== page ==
I grew up on Sherlock, quite literally.  I grabbed my dad’s heavy volumes and looked at the original Strand etchings even before I could read the complicated stories.  And Jeremy Brett IS Sherlock Holmes.  Doyle himself couldn’t have a qualm with that casting.  So I was initially thrilled when I heard of the pairing of Robert Downey, Jr and Jude Law as the storied sleuths.  Then I saw a trailer and felt betrayed.  Since when was Sherlock an action hero?  And Watson a slimy-looking ingrate?  I even get annoyed at the Basil Rathbone films when Watson is portrayed as a bumbling fool.  He is an doctor!  It was explained to me that this film was being based on graphic novel, not the stories, but I wasn’t satisfied.  Sherlock is great – why mess with it? 

Then post-Christmas ennui set in and as the family sat around eating leftovers for dinner we contemplated our entertainment options (As funny as the word “squeakquel” is, we weren’t going to sit through a story about hip-hop rodents).  We agreed (amazingly enough) on seeing Sherlock Holmes, all with the understanding that it not be compared to any other adaptations, or even the writings, really.  I chose to think of it as a guy in Victorian London who gets involved in sci-fi adventures.

I am not an easy convert, but Sherlock ended up being a fun film and much more literary than I anticipated.  The “case” was not taken from any story I am aware of, but had elements of Holmesian problems.  Indeed, the consequences for not solving it in time were much more monumental than anything that Sherlock faced, except maybe the Naval Treaty.

It employed an interesting device, that was thankfully not overused, of letting us in on Holmes’ thoughts and reasoning before seeing him carry it out.  It works, particularly by being introduced in a boxing match, that no Guy Ritchie movie can be without.

Downey, Jr. brings a nice levity to the character, and clearly was inspired by Brett’s facial tics and idiosyncrasies.  Jude Law does well as Watson, but the character itself doesn’t quite find its footing.  I don’t blame Law, but rather the storyline.  It uses him as a soundboard for Holmes, which he often is, but it falters when it tries to give him his own backbone.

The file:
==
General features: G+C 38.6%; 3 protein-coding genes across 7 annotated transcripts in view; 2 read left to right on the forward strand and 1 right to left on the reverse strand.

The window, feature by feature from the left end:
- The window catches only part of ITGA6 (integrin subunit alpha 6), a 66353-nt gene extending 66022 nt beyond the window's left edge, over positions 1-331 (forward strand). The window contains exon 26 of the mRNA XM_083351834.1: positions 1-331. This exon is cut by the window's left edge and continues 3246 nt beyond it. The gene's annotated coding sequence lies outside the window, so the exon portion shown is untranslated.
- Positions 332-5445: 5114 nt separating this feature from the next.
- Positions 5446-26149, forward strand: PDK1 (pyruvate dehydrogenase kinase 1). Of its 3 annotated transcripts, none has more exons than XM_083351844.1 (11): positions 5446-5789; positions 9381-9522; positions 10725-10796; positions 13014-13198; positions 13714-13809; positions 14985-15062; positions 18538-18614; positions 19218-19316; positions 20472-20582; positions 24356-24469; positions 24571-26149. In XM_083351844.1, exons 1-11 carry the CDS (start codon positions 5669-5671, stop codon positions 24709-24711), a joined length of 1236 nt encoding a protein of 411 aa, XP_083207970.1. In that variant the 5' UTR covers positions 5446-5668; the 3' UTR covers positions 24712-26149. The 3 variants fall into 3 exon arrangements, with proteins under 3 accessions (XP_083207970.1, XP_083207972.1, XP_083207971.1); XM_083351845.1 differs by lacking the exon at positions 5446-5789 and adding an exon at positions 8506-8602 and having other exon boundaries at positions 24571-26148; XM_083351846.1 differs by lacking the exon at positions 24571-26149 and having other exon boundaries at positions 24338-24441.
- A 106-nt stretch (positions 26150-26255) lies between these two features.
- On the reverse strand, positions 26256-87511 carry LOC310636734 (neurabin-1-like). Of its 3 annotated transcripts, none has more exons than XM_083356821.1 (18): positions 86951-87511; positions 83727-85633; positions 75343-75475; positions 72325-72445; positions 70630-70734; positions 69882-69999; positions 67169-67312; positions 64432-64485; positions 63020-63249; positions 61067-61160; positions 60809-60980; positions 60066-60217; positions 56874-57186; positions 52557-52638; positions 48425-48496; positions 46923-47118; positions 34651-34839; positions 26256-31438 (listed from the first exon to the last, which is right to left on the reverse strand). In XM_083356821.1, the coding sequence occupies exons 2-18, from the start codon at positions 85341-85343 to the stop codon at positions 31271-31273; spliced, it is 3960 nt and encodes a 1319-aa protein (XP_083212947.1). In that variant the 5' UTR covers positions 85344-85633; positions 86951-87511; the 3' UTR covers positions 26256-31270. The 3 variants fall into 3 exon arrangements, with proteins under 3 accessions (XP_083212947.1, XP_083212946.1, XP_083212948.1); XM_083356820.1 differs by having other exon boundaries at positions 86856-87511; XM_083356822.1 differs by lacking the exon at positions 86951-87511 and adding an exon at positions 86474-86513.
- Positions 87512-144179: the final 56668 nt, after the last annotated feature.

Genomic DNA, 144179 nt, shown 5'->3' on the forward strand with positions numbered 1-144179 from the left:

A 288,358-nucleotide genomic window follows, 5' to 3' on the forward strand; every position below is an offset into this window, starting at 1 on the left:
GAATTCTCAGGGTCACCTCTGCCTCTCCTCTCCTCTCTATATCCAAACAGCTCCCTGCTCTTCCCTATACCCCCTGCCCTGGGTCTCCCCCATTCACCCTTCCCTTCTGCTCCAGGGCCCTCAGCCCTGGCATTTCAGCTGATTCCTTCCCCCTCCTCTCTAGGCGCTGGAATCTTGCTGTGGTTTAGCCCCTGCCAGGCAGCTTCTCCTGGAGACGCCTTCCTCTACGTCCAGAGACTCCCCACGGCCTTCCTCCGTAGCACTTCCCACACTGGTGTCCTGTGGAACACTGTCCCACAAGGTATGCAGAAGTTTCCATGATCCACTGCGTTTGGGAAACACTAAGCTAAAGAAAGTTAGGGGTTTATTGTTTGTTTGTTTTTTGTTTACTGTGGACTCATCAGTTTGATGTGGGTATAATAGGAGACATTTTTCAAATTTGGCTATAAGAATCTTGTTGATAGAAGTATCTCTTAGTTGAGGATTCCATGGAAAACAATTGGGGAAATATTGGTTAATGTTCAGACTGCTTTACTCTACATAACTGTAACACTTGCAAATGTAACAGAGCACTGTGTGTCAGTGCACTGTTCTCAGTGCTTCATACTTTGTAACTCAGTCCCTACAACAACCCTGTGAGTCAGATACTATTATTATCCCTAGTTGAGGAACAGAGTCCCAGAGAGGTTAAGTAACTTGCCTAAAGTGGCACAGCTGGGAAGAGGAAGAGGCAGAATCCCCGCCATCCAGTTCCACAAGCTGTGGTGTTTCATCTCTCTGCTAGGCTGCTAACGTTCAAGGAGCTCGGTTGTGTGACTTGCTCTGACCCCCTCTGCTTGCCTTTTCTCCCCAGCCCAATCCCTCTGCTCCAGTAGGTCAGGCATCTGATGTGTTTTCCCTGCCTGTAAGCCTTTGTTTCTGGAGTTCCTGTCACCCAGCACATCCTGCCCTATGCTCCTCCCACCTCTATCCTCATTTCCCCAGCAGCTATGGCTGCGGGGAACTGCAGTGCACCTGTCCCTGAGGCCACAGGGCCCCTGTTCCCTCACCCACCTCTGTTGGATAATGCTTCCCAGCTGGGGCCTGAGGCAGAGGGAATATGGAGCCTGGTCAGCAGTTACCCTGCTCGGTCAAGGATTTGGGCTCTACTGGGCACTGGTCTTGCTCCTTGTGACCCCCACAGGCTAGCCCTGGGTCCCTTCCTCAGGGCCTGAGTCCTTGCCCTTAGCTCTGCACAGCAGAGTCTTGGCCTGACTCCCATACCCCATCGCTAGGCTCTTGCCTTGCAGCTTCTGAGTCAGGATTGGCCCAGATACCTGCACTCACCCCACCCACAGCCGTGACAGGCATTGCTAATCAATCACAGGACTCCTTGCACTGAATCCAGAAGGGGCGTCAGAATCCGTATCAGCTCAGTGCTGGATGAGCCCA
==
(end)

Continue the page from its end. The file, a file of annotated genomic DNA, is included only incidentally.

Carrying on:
The heroine, if she can be called that, is played by Rachel McAdams.  She too is passable, has a few scenes in which to shine, but her talent is underutilized.  Her character is also the only one that   drops the ball in terms of production design.  Her frocks are ridiculous and hot pink.  Not a good idea.  The rest of the set design was superb.  221b is a fabulous mess, one can almost smell the stench of the Thames, and the villain’s lairs reek of turn-of-the-century nostalgia  (I am fairly certain they used the same prison yard and warehouse in Nolan’s The Prestige.  And I think Watson wears the same jacket as Branagh’s Hamlet.  This jacket.

The face off with the bad guy got a bit long, and the “girl” isn’t all that, but overall, the movie was very enjoyable, even for a stalwart Holmes fan. There is plenty to make a fan smile, and enough to keep a general viewer engaged.  The clues were dropped is a smart way, something not often seen anymore.  They weren’t overt and obvious.  There is nothing more annoying than knowing the answer to the mystery but having to wait 2 hours for everyone around you to figure it out.  Not the case here.  Ideas were subtle enough to be mysterious yet visible enough to avoid the cliche it-was-the-guy-you-never-saw-who-did-it-the-whole-time (i.e. Bone Collector).

In short, go see Sherlock Holmes, even if you think you won’t like it.  It won’t be like any Sherlock you’ve seen before – but it won’t be unrecognizable.

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